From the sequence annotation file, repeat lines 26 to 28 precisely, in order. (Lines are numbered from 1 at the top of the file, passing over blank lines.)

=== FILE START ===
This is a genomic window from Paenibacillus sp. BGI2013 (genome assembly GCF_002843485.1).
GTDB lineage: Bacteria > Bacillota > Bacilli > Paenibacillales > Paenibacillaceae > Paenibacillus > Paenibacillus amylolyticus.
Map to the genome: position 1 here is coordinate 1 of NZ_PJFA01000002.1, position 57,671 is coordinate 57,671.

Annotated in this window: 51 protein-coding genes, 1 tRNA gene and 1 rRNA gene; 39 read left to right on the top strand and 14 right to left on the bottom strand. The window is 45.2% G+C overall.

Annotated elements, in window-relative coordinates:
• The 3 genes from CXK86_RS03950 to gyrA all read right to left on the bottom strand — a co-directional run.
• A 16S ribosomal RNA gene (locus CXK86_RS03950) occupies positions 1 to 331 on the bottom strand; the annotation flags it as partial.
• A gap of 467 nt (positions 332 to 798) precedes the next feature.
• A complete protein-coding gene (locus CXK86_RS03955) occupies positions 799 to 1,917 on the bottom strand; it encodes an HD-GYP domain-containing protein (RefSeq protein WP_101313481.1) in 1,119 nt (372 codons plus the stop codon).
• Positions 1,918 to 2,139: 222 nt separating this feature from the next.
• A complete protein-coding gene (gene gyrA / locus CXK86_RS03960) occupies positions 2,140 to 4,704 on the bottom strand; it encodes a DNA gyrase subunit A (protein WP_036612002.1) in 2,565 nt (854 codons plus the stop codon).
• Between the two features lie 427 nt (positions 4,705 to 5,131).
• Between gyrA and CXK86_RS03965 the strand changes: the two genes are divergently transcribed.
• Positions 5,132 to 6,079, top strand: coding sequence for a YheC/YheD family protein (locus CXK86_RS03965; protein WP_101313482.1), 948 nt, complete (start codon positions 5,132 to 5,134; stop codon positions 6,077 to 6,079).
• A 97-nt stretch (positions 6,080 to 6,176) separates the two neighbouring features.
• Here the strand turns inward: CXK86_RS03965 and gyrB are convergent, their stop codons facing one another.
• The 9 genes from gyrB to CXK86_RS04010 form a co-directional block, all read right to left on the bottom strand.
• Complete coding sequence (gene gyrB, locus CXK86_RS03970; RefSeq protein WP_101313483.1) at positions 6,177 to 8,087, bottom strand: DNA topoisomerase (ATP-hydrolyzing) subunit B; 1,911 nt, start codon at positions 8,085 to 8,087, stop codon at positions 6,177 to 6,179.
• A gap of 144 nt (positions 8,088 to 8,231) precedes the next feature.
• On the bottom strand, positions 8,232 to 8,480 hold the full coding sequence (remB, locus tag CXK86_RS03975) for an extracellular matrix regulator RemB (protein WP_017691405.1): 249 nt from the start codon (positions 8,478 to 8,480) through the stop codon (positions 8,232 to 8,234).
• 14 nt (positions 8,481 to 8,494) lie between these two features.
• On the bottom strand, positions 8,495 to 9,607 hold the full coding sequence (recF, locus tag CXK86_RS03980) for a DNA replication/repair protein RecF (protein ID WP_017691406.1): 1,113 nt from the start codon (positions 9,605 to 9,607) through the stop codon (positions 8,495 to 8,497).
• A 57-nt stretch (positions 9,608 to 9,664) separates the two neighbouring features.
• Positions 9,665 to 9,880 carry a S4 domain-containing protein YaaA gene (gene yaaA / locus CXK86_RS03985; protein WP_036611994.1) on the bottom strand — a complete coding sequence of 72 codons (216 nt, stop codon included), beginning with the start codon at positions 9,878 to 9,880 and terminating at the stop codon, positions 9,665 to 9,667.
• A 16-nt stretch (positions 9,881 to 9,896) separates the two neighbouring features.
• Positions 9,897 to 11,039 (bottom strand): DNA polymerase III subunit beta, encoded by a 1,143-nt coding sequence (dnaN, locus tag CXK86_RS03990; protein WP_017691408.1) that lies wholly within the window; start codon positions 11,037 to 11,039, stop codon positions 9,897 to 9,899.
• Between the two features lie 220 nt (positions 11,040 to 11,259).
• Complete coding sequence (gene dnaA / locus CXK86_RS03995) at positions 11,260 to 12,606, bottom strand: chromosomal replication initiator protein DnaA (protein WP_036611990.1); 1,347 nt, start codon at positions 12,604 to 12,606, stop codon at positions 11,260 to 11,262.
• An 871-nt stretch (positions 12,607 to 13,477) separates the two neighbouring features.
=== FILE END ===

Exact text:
• Positions 9,897 to 11,039 (bottom strand): DNA polymerase III subunit beta, encoded by a 1,143-nt coding sequence (dnaN, locus tag CXK86_RS03990; protein WP_017691408.1) that lies wholly within the window; start codon positions 11,037 to 11,039, stop codon positions 9,897 to 9,899.
• Between the two features lie 220 nt (positions 11,040 to 11,259).
• Complete coding sequence (gene dnaA / locus CXK86_RS03995) at positions 11,260 to 12,606, bottom strand: chromosomal replication initiator protein DnaA (protein WP_036611990.1); 1,347 nt, start codon at positions 12,604 to 12,606, stop codon at positions 11,260 to 11,262.